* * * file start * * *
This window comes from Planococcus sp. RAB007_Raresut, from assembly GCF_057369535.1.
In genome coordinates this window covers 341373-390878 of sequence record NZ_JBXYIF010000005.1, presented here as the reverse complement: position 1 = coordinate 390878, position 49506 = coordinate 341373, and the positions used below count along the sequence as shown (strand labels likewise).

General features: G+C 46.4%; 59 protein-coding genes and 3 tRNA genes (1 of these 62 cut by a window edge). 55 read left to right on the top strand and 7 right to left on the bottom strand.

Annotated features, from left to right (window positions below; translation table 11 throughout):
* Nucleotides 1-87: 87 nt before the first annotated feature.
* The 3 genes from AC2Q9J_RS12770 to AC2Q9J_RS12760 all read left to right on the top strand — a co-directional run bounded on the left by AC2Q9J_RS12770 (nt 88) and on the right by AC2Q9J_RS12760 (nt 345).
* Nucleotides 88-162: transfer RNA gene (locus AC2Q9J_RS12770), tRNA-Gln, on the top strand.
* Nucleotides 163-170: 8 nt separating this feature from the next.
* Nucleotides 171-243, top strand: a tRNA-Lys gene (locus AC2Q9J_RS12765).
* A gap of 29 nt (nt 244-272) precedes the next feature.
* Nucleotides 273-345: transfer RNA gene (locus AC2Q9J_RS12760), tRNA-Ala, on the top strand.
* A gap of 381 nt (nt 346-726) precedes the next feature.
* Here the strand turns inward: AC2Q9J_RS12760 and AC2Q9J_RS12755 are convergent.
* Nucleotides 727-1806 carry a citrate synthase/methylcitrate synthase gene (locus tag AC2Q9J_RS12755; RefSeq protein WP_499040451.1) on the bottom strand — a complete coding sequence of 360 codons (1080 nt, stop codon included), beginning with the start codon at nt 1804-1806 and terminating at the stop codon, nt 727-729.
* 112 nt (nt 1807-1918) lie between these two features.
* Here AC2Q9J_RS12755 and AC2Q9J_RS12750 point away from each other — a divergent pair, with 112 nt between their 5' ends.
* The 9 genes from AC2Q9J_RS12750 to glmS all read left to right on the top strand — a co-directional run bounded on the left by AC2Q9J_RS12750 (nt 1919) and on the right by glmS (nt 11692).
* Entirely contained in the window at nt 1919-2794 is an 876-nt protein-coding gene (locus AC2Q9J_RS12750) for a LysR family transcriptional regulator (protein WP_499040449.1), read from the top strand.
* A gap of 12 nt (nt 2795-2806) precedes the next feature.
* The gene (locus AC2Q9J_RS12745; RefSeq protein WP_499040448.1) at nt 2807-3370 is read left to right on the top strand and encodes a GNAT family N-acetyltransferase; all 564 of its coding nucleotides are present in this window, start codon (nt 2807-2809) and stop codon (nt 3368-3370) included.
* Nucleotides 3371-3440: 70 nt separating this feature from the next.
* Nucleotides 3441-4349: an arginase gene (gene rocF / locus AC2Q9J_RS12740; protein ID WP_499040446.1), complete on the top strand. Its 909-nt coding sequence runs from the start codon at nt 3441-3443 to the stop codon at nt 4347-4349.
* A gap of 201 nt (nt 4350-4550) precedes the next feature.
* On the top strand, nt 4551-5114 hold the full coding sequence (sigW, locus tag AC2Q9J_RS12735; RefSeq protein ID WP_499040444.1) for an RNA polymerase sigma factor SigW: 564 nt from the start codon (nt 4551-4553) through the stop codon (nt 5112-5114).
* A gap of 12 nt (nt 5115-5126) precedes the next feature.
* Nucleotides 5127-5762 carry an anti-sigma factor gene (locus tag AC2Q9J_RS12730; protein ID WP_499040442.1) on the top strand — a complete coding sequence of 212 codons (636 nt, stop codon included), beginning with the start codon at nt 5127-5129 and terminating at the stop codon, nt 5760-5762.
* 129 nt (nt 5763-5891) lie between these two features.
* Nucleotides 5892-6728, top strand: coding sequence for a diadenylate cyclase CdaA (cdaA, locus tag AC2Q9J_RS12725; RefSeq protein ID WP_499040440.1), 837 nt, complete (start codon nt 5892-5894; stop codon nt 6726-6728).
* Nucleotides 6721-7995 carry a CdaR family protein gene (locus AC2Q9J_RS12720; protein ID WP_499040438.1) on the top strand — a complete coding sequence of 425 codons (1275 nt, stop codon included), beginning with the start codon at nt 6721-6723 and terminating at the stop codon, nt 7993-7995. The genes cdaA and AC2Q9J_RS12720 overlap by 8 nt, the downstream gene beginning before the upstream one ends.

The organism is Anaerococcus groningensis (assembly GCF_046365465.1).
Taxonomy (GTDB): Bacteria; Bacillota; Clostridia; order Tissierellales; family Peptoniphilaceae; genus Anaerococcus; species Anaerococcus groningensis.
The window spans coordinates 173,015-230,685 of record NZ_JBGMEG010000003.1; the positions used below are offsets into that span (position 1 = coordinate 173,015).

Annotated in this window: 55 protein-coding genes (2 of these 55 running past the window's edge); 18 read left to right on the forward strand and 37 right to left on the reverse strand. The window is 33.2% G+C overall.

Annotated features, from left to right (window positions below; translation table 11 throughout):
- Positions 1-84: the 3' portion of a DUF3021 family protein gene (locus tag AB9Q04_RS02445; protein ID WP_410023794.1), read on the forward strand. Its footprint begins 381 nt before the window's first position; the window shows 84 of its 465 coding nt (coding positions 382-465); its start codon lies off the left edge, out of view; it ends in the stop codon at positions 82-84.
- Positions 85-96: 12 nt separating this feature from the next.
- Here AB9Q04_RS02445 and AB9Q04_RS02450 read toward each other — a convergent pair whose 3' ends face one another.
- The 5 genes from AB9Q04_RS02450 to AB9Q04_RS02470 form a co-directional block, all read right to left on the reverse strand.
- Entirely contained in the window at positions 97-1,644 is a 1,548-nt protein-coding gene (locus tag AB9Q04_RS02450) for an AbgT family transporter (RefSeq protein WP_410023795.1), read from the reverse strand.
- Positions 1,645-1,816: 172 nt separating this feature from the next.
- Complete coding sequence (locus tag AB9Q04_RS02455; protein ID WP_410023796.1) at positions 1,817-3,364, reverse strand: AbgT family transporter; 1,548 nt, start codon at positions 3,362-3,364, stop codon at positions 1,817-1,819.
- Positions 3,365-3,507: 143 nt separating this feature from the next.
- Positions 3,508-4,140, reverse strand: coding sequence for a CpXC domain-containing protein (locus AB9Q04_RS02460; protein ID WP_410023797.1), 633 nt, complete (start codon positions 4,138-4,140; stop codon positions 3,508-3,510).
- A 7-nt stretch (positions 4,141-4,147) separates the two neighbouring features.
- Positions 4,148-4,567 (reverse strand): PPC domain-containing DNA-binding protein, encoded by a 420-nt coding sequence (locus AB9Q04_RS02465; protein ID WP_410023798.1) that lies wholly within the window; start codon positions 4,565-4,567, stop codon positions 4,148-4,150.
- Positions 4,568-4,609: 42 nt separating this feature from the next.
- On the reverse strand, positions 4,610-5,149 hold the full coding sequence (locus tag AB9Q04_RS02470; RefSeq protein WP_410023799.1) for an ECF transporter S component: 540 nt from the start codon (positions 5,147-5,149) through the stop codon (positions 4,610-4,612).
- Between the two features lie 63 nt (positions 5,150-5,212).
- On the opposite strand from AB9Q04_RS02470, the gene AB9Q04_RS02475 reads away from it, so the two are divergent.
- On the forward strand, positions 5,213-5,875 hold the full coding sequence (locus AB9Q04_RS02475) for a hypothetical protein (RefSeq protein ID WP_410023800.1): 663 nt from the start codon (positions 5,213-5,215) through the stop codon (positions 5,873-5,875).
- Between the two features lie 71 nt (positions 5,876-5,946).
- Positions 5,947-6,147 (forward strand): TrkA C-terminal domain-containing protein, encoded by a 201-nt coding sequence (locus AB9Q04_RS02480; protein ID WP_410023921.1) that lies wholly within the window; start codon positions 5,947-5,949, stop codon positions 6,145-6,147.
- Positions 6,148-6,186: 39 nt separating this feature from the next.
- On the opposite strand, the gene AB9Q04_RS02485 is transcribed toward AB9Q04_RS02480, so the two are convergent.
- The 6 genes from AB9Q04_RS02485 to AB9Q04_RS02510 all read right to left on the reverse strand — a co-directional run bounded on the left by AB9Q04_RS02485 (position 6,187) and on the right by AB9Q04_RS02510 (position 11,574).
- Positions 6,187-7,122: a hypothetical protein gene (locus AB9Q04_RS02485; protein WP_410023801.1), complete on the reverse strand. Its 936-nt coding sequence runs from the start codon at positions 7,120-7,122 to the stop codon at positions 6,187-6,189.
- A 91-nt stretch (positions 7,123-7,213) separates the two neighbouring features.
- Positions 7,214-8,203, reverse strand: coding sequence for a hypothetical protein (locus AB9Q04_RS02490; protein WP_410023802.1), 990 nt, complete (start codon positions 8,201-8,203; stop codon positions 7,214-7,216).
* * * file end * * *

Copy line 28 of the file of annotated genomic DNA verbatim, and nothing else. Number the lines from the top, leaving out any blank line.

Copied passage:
* Nucleotides 5892-6728, top strand: coding sequence for a diadenylate cyclase CdaA (cdaA, locus tag AC2Q9J_RS12725; RefSeq protein ID WP_499040440.1), 837 nt, complete (start codon nt 5892-5894; stop codon nt 6726-6728).